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Zerodha’s Nithin Kamath’s money mantras for the young

In Kamath’s view, financial freedom is as much about developing and honing skills, as it is about money management.

November 14, 2022 / 09:39 AM IST

“I blew up when I was 21, and I think blowing up and having to recover from what I had borrowed, taught me a bunch of life lessons,” says Nithin Kamath, Founder and CEO, Zerodha.

Living in a Marwari neighbourhood, and becoming friends with them is what introduced the concept of stock market trading to the founder of India’s largest stock broking house ― Zerodha.

“Then I was hooked,” says Nithin Kamath. “My dad worked in a bank and used to invest in all the popular IPOs of that time,” he adds.

Even though his dad wasn’t an active investor, he used to talk about his investments at home. And the conversations around stocks at home acted as a secondary catalyst to his investment and trading journey.

Kamath started actively investing in the stock market when he was 17, made a decent pile till 21, before it all blew up at the time of the Information Technology crash (Y2K) and he lost all his money.

“I think, I did more learning from the blow-up than I did from trading in the markets,” he says.

While he started investing in equities at an early age to beat inflation in the long run, he cautions that it’s important to invest in skills. It is important to study when it's time to study and invest in acquiring new skills, more than investing in equities.

Kamath has his piece of advice for you if you have turned 18 and crossed the threshold of being tagged a ‘child’. While it’s good to have a bank account and stash your cash there, he advises against letting your money sleep in your bank account.

In a conversation with Moneycontrol, he lists down five points to keep in mind when you are young.

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Start investing and make it a habit

It is important to enjoy and live your youth years well, but it is also important to inculcate the habit of saving small portions of your pocket money. You won’t be able to force yourself to follow something strictly if it doesn’t come naturally to you. Starting early helps you stick to the habit.

The objective should be to start building the habit of saving and investing in early years.

Invest in experiences and not in material goods

When you are young, it is important to invest in experiences as they make you acquire skills and grow. So, if you love basketball, then buying a ticket to go and watch a basketball tournament is something you should invest in.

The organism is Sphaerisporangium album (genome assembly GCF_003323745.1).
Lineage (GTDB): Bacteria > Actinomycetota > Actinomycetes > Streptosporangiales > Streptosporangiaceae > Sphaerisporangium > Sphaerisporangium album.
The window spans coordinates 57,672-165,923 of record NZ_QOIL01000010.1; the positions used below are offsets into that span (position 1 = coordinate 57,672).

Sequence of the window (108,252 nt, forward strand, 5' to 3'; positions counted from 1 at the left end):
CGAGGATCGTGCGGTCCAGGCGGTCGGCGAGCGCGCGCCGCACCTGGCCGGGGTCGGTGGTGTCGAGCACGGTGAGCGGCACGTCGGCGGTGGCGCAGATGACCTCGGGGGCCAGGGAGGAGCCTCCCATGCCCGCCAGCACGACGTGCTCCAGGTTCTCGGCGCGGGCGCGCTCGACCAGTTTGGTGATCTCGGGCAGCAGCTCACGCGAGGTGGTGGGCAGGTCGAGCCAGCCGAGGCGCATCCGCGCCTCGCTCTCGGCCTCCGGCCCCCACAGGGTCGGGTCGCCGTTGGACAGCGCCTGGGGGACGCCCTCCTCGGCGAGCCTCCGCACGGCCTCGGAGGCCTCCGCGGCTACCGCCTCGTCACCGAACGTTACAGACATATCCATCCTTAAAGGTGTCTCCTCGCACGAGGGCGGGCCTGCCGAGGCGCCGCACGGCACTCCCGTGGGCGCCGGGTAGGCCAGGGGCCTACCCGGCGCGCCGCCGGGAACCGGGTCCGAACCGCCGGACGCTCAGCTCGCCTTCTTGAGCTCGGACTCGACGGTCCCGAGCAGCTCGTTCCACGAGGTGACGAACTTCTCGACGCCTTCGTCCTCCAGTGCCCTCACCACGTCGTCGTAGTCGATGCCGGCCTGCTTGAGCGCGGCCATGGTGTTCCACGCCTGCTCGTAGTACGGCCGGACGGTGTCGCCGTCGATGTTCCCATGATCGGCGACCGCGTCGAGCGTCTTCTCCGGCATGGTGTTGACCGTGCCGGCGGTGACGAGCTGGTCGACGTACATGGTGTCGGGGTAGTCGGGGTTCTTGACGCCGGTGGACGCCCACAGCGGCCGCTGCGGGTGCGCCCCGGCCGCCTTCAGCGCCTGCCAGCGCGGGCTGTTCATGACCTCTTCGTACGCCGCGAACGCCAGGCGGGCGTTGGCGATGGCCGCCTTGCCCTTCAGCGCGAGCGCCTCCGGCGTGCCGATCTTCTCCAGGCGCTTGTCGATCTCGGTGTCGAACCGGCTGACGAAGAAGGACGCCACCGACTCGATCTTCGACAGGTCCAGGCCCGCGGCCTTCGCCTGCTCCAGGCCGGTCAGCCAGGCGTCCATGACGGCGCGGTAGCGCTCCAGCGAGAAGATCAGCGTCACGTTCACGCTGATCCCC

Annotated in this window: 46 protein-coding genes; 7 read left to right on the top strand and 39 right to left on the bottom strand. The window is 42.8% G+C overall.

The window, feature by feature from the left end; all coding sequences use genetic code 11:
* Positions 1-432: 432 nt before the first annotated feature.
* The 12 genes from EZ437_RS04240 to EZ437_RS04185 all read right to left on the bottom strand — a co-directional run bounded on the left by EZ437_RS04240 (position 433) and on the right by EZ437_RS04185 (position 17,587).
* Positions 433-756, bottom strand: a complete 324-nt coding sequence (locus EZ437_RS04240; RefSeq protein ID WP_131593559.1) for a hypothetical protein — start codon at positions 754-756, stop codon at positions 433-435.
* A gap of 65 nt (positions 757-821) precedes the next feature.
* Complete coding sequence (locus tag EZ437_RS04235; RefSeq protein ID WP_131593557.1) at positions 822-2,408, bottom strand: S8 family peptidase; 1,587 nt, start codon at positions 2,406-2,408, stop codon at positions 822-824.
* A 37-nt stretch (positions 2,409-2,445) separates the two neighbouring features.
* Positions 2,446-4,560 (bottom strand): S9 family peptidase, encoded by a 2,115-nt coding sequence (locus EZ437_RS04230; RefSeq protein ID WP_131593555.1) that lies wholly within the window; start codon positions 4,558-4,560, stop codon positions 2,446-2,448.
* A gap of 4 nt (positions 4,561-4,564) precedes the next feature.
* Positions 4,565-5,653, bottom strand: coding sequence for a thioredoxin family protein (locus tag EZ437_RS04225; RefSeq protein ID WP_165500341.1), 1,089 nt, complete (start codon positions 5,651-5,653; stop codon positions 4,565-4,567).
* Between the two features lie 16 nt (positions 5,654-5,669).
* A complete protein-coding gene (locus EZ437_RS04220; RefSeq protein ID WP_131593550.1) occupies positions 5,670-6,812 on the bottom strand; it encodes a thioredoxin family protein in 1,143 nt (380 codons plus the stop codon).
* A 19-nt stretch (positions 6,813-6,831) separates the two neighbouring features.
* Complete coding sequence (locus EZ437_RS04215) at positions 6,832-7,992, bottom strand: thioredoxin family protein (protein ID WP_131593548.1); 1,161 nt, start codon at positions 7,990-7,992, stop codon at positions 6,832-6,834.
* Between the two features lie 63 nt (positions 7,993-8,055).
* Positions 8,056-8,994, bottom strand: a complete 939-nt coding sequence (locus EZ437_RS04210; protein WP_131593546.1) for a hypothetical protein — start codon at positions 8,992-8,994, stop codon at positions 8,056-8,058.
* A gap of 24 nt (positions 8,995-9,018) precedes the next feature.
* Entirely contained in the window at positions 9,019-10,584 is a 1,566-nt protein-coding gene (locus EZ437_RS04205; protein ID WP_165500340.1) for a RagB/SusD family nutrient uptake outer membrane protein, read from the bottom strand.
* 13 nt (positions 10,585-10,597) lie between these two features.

“But should a guy who is still in college use his pocket money to go buy an iPhone? I don't think so. I don't think it improves the quality of life in any way,” he adds.

Invest in index funds

Investing small amounts in mutual funds is a good way to build financial discipline. Investing in index funds, along with tracking newspapers, helps you understand the market dynamics.

This also helps you accumulate wealth over the long term because it’s unlikely that any fund manager will be able to beat the index in the future.

Once you make yourself comfortable with market movements and industry dynamics, the next logical step can be investing in direct stocks, he suggests.

Never invest on borrowed money

Though it is important to try and experiment with different things, it is important to understand that it should not be done on borrowed money.

“I blew up when I was 21, and I think, blowing up and having to recover from what I had borrowed, taught me a bunch of life lessons,” says Kamath. It took me a few years to pay back the money I had borrowed to invest in the stock market. Ever since, I have never ever borrowed. I have followed the same principles in my business. We could have grown exponentially on borrowed money, but we didn’t do that.

He also adds that one should only stick with the instruments one understands, when it comes to long-term wealth creation. 

Focus on developing skills

Curiosity is the first and foremost skill a person needs to develop to be able to excel in any field, Kamath says.

That is what I want to tell my six-year-old son. Many people make the big mistake of focusing too much on money. Don’t just focus on investing in equities and mutual funds. Instead, focus on skill development. Invest in yourself. Learning the right skills is absolutely necessary. If you’re good at something, money will come eventually. Financial freedom is as much about developing and honing skills, as it is about money management, he adds.